Attorneys Say Reyes' Family Stored Guns Safely - KTVN Channel 2 - Reno Tahoe Sparks News, Weather, Video

Attorneys Say Reyes' Family Stored Guns Safely

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It has been more than two weeks since Jose Reyes injured two students and killed a math teacher before taking his own life, at Sparks Middle School.

Kent Robison is one of the attorneys for the Reyes family.

He says Jose had gone to see a counselor on the Friday before the shooting, saying he was sad or depressed.

Reyes had a speech impediment that lawyers say kids teased him about and called him gay.

Once, when water got spilled on him, some kids laughed at him for wetting his pants.

Beyond the events of October 21, Reyes has been described as a typical seventh grade kid.

"A very pleasant, enjoyable young man," Robison said. "A kid that enjoyed the challenges of school. He did well in school. He was a good student."

Robison says the day of the shooting started off normally, except Jose's mother noticed he had a BB gun in the car.

"Jose said it's for a science project. Mom said, 'No, you're not taking that to school unless you've got a teachers note, signed by the teacher that is permissible,'" Robison said.

Liliana Reyes took the BB gun away, not knowing he had a semi-automatic handgun in his backpack that he had taken from their home. The boy's parents owned two handguns.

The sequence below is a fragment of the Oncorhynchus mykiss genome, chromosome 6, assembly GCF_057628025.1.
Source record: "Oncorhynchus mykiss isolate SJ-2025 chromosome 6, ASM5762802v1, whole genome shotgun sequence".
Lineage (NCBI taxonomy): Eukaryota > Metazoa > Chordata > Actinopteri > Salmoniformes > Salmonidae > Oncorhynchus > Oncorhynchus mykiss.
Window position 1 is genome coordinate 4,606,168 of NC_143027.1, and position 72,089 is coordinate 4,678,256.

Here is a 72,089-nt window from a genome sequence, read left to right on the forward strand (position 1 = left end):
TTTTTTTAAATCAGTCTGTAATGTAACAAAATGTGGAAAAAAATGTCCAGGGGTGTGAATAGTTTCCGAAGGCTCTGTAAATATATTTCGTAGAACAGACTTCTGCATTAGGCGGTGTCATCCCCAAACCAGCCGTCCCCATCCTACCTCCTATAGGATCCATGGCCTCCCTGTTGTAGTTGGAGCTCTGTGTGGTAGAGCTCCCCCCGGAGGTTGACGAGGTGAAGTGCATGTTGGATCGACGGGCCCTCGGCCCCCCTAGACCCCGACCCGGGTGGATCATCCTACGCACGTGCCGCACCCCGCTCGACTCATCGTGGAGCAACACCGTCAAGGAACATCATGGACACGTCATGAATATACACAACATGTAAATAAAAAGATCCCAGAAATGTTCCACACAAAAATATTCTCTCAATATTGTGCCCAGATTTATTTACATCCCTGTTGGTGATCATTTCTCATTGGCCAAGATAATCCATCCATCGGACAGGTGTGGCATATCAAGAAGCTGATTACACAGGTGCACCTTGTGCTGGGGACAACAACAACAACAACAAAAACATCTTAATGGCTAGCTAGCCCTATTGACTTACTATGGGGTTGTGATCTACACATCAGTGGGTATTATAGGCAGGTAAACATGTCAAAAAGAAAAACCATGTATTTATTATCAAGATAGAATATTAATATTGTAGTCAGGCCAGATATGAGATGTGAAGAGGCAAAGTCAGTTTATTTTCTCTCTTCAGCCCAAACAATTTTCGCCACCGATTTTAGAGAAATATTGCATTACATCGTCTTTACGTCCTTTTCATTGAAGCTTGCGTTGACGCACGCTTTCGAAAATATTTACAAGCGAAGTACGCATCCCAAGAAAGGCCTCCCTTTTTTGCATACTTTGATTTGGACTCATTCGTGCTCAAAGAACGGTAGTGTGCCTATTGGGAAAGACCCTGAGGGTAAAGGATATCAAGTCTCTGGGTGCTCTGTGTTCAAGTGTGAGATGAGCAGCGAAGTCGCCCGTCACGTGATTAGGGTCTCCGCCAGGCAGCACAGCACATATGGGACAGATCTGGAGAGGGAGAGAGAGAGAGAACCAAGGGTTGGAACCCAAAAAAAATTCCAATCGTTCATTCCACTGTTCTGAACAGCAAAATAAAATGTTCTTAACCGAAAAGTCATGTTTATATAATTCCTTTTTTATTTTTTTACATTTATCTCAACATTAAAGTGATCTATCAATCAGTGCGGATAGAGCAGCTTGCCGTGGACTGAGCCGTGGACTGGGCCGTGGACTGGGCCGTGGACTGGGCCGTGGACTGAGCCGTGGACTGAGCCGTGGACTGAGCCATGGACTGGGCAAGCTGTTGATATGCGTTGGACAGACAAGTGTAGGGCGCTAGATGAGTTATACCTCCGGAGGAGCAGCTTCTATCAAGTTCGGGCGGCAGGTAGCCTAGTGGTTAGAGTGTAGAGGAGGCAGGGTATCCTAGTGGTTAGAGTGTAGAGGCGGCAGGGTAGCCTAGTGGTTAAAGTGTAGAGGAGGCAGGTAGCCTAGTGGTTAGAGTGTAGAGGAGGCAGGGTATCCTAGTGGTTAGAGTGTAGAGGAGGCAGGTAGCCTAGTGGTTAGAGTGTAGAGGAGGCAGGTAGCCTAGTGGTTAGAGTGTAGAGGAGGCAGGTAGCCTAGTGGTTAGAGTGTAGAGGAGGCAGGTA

"Those guns were put away," Robison said. "Both guns were in a box. The gun that was actually used was in a gun case with its snaps closed and was unloaded. Now, how and why Jose found them, we don't know."

Reyes used that gun to shoot three people, killing Michael Landsberry, before taking his own life.

The shooting left those involved, forever changed. Including the Reyes family.

"They have great empathy and sympathy for Mrs. Landsberry and that family and the families of the two students," Robison said. 

Robison also says Reyes had a good home life, with the exception of one incident early last year.

That's when Jose Reyes-Mandujano pleaded guilty to misdemeanor child abuse against the younger Jose, who was 10 years old at the time.

"Jose, the child, pretty much attacked the father, the dad," Robison said. "The dad reacted physically. In hindsight, he regrets that more than I can describe. Jose the father took Jose to school and reported to the school that he, the father had done that, knowing there could be consequences. Basically, turned himself in on that."

The older Reyes paid a fine and took anger management classes for that incident.

His lawyer says the father and son had a great relationship after that.

Written by Paul Nelson

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